Evidence for the arm-severing practice in earlier times is rare, yet one finds traces. Notable is a mythical event in the Popol Vuh, the sacred book of the Quiché Maya of highland Guatemala. There is evidence that at least some of the beliefs and customs recorded in that volume of native “virtual scripture” were current as far back as 2,000 years ago.5 (To Latter-day Saints, it may be significant that highland Guatemala might have been the territory where Ammon lived among the Lamanites centuries earlier.6) At one point the Popol Vuh reports a fight between hero twins, Hunahpu and Xbalanque, and the god Seven Macaw. Hidden in a tree, Hunahpu shoots Seven Macaw with his blowgun. As the twin seeks to escape, Seven Macaw twists and tears an arm off Hunahpu’s body. “And when Seven Macaw had taken the arm of Hunahpu, he went home . . . then he hung up the arm of Hunahpu,”7 most probably as a token of his victory.
According to the Book of Mormon, Ammon, one of the sons of the Nephite king Mosiah2, chose to abandon his princely role to serve as a missionary among the Lamanites (see Alma 17). Such a decision by a Mesoamerican noble would be so untypical that it would be recounted among his people.
The Lamanite guards bind Ammon and take him before King Lamoni. Upon seeing and hearing this articulate, noble individual, the king frees him and offers to give him one of his daughters as a wife (see Alma 17:24). Ammon, however, chooses to be the king’s servant. Three days later he is out defending the king’s flocks and his fellow servants against a band of roughnecks who try to steal the animals. Ammon quickly kills a number of the rustlers with his sling. Armed with clubs, the remaining thieves rush at Ammon, who kills their leader. The Nephite prince skillfully uses his sword to disable more of his enemies, cutting off the arms of a number and leaving them “astonished at his power” (see Alma 17:36). Later the servants of the king collect the severed limbs and take them to the royal residence “as a testimony of” their story about Ammon’s skill and bravery (see Alma 17:39; 18:1–3).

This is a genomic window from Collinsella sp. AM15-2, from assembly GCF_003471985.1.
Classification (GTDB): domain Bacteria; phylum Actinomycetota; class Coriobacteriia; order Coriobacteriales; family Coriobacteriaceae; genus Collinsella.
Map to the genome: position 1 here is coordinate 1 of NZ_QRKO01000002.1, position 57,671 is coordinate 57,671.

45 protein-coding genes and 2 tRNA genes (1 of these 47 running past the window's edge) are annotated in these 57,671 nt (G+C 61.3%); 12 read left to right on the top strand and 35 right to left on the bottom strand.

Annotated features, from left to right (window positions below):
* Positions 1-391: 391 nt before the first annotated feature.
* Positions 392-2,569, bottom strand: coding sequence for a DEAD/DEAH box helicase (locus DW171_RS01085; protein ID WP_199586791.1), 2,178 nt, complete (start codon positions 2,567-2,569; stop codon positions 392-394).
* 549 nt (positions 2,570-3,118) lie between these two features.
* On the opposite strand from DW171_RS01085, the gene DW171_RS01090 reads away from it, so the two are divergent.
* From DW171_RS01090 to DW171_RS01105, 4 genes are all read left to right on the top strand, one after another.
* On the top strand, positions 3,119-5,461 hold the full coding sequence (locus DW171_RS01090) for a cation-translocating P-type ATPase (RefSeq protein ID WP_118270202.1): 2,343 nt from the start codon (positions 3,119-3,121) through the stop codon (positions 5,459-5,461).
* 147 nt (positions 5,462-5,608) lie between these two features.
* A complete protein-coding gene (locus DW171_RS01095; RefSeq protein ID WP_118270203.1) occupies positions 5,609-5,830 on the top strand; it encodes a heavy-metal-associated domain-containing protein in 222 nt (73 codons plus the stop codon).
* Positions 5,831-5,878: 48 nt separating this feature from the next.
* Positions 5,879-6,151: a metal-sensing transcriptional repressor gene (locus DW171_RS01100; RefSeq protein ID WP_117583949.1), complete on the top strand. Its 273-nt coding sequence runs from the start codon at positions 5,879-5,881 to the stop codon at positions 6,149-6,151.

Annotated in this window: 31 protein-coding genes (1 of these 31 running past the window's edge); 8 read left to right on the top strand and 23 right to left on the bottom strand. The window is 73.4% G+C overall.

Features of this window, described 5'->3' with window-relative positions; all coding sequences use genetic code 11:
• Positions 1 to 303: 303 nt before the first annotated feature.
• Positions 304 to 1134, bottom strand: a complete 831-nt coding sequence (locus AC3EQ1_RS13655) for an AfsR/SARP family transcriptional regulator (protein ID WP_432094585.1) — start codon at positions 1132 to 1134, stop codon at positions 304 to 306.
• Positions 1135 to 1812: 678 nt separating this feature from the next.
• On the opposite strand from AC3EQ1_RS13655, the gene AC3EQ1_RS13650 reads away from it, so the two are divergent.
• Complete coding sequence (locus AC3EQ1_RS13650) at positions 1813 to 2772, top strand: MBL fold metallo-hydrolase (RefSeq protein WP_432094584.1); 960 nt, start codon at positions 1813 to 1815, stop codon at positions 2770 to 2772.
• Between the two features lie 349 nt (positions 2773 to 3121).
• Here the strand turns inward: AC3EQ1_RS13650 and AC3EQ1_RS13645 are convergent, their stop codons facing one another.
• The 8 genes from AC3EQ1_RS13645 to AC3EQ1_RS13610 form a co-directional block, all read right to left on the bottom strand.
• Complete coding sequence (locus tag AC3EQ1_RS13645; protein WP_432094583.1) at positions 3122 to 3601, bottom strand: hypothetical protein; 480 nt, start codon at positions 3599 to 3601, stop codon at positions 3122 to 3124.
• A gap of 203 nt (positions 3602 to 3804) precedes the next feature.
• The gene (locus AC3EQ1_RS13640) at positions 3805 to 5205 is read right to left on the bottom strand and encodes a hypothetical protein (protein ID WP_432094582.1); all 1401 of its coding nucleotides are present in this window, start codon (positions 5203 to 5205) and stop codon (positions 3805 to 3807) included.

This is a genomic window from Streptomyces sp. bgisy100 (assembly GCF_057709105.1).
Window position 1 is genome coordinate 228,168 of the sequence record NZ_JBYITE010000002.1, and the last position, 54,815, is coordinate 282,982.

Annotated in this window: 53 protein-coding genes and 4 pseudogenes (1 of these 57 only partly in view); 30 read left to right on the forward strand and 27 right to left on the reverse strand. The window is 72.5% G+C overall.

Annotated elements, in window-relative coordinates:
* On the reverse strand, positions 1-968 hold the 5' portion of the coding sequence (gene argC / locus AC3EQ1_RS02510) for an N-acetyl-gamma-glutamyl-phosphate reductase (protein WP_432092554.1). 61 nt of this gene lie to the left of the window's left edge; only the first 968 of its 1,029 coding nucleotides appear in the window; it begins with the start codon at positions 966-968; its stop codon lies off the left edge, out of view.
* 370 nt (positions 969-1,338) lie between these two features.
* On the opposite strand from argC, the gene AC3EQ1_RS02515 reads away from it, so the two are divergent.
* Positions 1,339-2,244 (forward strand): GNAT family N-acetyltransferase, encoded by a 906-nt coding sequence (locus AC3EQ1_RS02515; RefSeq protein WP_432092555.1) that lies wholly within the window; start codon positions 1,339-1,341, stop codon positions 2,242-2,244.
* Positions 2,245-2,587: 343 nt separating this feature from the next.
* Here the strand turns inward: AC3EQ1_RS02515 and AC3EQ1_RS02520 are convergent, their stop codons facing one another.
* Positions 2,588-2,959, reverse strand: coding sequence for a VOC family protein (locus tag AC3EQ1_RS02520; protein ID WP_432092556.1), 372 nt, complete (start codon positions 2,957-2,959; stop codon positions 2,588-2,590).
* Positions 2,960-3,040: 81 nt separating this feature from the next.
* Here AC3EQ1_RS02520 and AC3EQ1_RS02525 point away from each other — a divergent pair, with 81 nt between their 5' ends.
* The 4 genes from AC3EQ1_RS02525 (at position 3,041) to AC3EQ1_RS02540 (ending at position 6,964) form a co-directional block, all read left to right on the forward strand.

The king is emotionally and spiritually shaken when he hears of the visitor’s performance; he even supposes Ammon to be a deity (see Alma 18:10, 11). Even after Ammon corrects that mistaken notion, the impact of the Nephite prince’s actions earns him respect as a very powerful man in Lamanite society (see Alma 19:24–27).
It is more than interesting that a similar custom existed in the ancient Near East. For instance, an Assyrian work of art celebrating a military conquest shows soldiers cutting off the heads, feet, and hands of vanquished enemies, first for an accurate count of enemy dead and second as trophies of war. Egyptian art shows the taking of hand trophies.8
The cultural message delivered to the Lamanites by the fellow servants of prince Ammon who took trophy arms from his foes reminds us forcefully of the same practice among later Aztecs and Maya.
I thank Randi Reinhart for contributing to this article and discussing elements of it with me.
1. For example, Bernal Díaz del Castillo reported, “Some of the soldiers among us who had been in many parts of the world, in Constantinople, and all over Italy, and in Rome, said that so large a market place and so full of people, and so well regulated and arranged, they had never beheld before,” Bernal Díaz del Castillo, The Discovery and Conquest of Mexico, 1517–1521, tr. A. P. Maudslay (London: Broadway House, 1928), 302.
5. See, for example, Michael D. Coe, “The Hero Twins: Myth and Image,” in The Maya Vase Book: A Corpus of Rollout Photographs of Maya Vases, ed. Justin Kerr (New York: Justin Kerr, 1989), 1:161–84, esp. 163.